Perth, Western Australia - 6th to 10th January 2014
GLX is the glue between OpenGL and X11. The GLX code in X.org has not been well loved over its nearly 15-year history, wrenched about to fit the changing design of the DRI underneath it. Still, it works, and GLX applications are now not just games but web browsers and desktop shells.
Some of us would really like not to run X as our primary display server, but might have some GLX apps that need to keep working. Running a nested X server for those apps requires that the nested server support GLX. Due to the internals of the GLX code, this is way uglier than it needs to be, if it works at all.
Happily the solution involves deleting quite a bit of code.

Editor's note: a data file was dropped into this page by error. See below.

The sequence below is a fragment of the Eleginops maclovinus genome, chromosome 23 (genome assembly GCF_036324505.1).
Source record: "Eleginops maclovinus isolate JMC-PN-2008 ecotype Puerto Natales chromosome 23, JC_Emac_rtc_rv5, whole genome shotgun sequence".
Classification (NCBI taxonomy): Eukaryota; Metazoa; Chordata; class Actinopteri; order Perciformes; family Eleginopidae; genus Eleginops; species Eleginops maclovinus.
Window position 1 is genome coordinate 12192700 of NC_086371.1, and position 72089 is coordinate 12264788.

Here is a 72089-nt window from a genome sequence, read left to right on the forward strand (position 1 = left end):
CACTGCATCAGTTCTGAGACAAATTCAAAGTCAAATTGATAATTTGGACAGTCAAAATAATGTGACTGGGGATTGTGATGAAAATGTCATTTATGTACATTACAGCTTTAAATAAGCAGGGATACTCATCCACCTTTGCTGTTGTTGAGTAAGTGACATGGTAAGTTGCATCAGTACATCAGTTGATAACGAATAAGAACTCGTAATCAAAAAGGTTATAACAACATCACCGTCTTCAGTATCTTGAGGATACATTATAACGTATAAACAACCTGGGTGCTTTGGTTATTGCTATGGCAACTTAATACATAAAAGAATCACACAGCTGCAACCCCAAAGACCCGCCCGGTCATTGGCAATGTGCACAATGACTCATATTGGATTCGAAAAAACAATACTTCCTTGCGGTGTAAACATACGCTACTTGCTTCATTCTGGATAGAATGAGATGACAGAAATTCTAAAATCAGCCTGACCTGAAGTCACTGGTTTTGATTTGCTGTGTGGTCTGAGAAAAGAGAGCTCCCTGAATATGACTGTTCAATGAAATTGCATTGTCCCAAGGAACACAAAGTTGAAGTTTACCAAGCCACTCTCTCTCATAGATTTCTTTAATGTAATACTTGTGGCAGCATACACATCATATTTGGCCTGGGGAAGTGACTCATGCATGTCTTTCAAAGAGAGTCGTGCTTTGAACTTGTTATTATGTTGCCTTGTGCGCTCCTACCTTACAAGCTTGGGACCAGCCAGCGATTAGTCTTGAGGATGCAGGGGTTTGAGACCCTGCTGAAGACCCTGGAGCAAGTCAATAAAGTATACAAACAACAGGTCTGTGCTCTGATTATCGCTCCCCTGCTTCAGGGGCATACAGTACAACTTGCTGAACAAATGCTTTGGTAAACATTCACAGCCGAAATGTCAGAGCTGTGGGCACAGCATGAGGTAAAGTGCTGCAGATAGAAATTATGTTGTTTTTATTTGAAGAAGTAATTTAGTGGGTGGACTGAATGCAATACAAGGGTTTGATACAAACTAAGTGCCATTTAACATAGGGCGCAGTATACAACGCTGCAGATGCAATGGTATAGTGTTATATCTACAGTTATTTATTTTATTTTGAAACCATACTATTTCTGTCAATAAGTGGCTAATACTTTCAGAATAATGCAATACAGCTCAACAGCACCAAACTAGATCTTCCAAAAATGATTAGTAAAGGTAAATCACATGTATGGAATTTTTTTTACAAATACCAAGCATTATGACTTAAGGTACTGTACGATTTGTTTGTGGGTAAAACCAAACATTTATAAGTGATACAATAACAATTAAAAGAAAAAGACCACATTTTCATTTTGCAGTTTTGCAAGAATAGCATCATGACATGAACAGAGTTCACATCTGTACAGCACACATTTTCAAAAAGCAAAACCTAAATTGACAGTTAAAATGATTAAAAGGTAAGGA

In this talk I will cover the role of GLX in X, and outline how it has changed over the years. I will talk about the process of porting GLX both to itself and to EGL, and the benefits of doing so. I will also cover integrating this work with the glamor subsystem, giving an X server using EGL for all accelerated rendering, which naturally will be the X server running the presentation.
Adam works for Red Hat, where he deletes bugs in X, Mesa, and elsewhere in the low bits of graphics.